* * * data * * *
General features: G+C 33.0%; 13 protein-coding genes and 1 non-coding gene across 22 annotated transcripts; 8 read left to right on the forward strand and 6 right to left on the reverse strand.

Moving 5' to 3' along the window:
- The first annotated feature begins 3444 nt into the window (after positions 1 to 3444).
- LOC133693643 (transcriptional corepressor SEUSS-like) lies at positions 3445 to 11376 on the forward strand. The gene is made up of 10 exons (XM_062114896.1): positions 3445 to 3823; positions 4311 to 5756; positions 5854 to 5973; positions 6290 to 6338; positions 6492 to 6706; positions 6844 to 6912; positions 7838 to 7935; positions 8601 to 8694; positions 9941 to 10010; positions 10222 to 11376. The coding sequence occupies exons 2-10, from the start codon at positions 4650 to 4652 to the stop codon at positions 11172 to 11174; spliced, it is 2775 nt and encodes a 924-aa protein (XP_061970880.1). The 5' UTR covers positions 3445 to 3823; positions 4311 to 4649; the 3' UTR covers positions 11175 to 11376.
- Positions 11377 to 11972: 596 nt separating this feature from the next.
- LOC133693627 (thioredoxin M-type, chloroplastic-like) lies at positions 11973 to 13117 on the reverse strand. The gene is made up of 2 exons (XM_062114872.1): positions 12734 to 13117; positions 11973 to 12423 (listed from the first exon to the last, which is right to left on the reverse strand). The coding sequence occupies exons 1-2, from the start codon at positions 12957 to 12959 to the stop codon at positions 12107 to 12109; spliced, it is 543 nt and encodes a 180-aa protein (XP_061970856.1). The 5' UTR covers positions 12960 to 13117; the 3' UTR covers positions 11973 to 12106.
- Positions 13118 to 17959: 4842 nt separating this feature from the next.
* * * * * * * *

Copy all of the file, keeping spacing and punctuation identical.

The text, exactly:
General features: G+C 33.0%; 13 protein-coding genes and 1 non-coding gene across 22 annotated transcripts; 8 read left to right on the forward strand and 6 right to left on the reverse strand.

Moving 5' to 3' along the window:
- The first annotated feature begins 3444 nt into the window (after positions 1 to 3444).
- LOC133693643 (transcriptional corepressor SEUSS-like) lies at positions 3445 to 11376 on the forward strand. The gene is made up of 10 exons (XM_062114896.1): positions 3445 to 3823; positions 4311 to 5756; positions 5854 to 5973; positions 6290 to 6338; positions 6492 to 6706; positions 6844 to 6912; positions 7838 to 7935; positions 8601 to 8694; positions 9941 to 10010; positions 10222 to 11376. The coding sequence occupies exons 2-10, from the start codon at positions 4650 to 4652 to the stop codon at positions 11172 to 11174; spliced, it is 2775 nt and encodes a 924-aa protein (XP_061970880.1). The 5' UTR covers positions 3445 to 3823; positions 4311 to 4649; the 3' UTR covers positions 11175 to 11376.
- Positions 11377 to 11972: 596 nt separating this feature from the next.
- LOC133693627 (thioredoxin M-type, chloroplastic-like) lies at positions 11973 to 13117 on the reverse strand. The gene is made up of 2 exons (XM_062114872.1): positions 12734 to 13117; positions 11973 to 12423 (listed from the first exon to the last, which is right to left on the reverse strand). The coding sequence occupies exons 1-2, from the start codon at positions 12957 to 12959 to the stop codon at positions 12107 to 12109; spliced, it is 543 nt and encodes a 180-aa protein (XP_061970856.1). The 5' UTR covers positions 12960 to 13117; the 3' UTR covers positions 11973 to 12106.
- Positions 13118 to 17959: 4842 nt separating this feature from the next.